Office Waste

How to conduct a workplace waste audit

It’s easy for a workplace to become inefficient when it comes to waste but generally all it takes is the right processes, teamwork, ownership and a desire to keep innovating to get there.

Before you can implement changes you need to understand exactly what sort of waste your workplace is producing, what your current waste management plan is and where the significant gaps for improvement are.

The first step is to create a Waste Audit. So how exactly do you do that? Follow these steps:

1 – Create a Waste Audit report template and start by identifying the problem as it currently exists in your workplace. To summarise this, you will probably need to do a tour of your workplace and note down locations and practises that need addressing.

One important factor you may need to consider is employee knowledge – is the problem stemming from a lack of education when it comes to waste and recycling? 

2. Create a Waste Audit Team 

Your team could comprise of core members who are passionate about reducing waste. Create a list of internal and external stakeholders – workplace cleaners, general employees and even your finance department who will need to be consulted on any major changes that will involve purchasing new bins or contracting new waste management suppliers.

Your waste audit team can also include your current waste management business or a potential new supplier. When given the chance, most waste management businesses will welcome the chance to participate in an audit and recommend new ways to recycle or collect waste in a way that can save you money.

3 – Set your objectives and goals

What are the locations and functions within your workplace that should be prioritised? For instance the kitchen is a common space within most workplaces that requires a comprehensive process and facilities for separating waste at the source.

4. Really get to know your waste!

That may sound gross but you will need to become at one with your garbage to really understand your business needs. Go through your designated areas, such as communal spaces, factory floors or areas that the general public frequent and make a note of the waste piling up or being disposed of in bins. Talk to employees within those spaces to understand their waste requirements. Separate waste into categories (e.g., landfill, recyclables, compostables).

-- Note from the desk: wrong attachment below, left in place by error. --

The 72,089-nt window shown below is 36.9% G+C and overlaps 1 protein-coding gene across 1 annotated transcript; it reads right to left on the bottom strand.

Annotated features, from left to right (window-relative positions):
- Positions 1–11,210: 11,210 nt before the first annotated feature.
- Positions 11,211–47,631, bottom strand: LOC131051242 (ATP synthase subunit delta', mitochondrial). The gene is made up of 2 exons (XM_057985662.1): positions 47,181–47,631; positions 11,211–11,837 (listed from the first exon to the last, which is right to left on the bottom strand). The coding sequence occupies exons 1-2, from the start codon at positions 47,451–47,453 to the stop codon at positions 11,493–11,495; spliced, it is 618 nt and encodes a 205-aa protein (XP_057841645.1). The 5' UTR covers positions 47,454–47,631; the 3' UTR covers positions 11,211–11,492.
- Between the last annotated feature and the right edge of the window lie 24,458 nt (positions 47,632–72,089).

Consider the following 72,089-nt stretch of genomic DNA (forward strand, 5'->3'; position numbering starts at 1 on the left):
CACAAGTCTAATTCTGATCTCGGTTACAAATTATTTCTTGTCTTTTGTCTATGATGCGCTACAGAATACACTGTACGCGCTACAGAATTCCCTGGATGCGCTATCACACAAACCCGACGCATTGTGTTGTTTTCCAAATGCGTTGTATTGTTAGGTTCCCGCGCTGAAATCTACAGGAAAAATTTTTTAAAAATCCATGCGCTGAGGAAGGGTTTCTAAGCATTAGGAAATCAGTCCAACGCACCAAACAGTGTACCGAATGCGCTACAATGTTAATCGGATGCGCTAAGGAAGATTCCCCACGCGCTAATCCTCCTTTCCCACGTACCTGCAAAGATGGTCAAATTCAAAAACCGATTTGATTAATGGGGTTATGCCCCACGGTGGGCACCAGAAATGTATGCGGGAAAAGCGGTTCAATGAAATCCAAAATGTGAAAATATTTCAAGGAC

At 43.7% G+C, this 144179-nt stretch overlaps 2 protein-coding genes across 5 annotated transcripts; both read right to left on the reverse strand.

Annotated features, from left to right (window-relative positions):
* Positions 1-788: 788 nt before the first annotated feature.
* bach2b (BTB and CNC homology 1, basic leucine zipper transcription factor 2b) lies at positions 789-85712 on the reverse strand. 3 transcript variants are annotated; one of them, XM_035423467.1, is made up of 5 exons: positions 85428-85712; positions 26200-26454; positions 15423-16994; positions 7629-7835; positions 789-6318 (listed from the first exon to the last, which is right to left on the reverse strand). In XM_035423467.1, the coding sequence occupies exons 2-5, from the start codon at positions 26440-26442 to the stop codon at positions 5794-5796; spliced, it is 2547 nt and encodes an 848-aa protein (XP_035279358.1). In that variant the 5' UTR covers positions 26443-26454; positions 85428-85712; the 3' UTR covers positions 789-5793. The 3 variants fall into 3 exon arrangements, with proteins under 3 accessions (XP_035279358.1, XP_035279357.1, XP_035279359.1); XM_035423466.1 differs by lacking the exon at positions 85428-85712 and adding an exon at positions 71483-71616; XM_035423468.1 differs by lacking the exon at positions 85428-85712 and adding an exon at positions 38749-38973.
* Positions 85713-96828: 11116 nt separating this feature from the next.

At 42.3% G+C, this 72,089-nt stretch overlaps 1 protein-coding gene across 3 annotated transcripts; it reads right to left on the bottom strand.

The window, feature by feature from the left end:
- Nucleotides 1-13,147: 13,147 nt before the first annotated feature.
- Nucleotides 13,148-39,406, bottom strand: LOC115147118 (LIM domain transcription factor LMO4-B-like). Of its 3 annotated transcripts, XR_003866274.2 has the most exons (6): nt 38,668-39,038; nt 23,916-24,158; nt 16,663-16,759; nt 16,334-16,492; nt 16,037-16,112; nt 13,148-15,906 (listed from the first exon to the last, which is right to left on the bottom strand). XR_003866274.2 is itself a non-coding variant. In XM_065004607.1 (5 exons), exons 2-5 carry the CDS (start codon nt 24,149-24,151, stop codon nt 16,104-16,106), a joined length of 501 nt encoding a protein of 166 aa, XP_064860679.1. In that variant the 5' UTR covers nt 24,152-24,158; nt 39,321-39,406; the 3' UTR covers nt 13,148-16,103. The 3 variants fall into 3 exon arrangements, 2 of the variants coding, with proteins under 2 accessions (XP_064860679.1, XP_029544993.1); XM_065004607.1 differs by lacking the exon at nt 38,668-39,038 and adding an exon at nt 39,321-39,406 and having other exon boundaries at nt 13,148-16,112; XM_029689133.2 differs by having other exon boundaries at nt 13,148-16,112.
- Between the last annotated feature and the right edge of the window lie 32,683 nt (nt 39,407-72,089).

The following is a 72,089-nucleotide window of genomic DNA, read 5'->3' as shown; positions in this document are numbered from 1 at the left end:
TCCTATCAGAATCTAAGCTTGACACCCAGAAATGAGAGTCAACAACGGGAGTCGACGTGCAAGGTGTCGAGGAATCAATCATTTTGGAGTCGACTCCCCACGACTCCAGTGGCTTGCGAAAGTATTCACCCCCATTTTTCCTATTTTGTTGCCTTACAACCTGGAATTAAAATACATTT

Understand what your current waste collection costs are and who your supplier is. 

Accurately record your data on your report. You can also include photos.

5 – Identify areas for improvement

Based on the audit findings, identify the opportunities for waste reduction – this includes place, people and practices. Areas for improvement could be:

  • Promoting recycling practices and providing separate bins so staff can separate at the source,
  • Reducing single-use items, or implementing composting programs.
  • Creating points of education for employees to ensure they understand new processes and the impact they will have to the business, community and planet. 
  • Working with waste removal suppliers that align with your vision for a cleaner, brighter world 

6 – Formalise your recommendation and present to internal stakeholders for approval.

7- Implement and monitor plan

Remember to be flexible Your waste management plan may need to evolve with your business, customers and with new emerging services or trends that become available.


We love this video explainer from the Recycle Coach!

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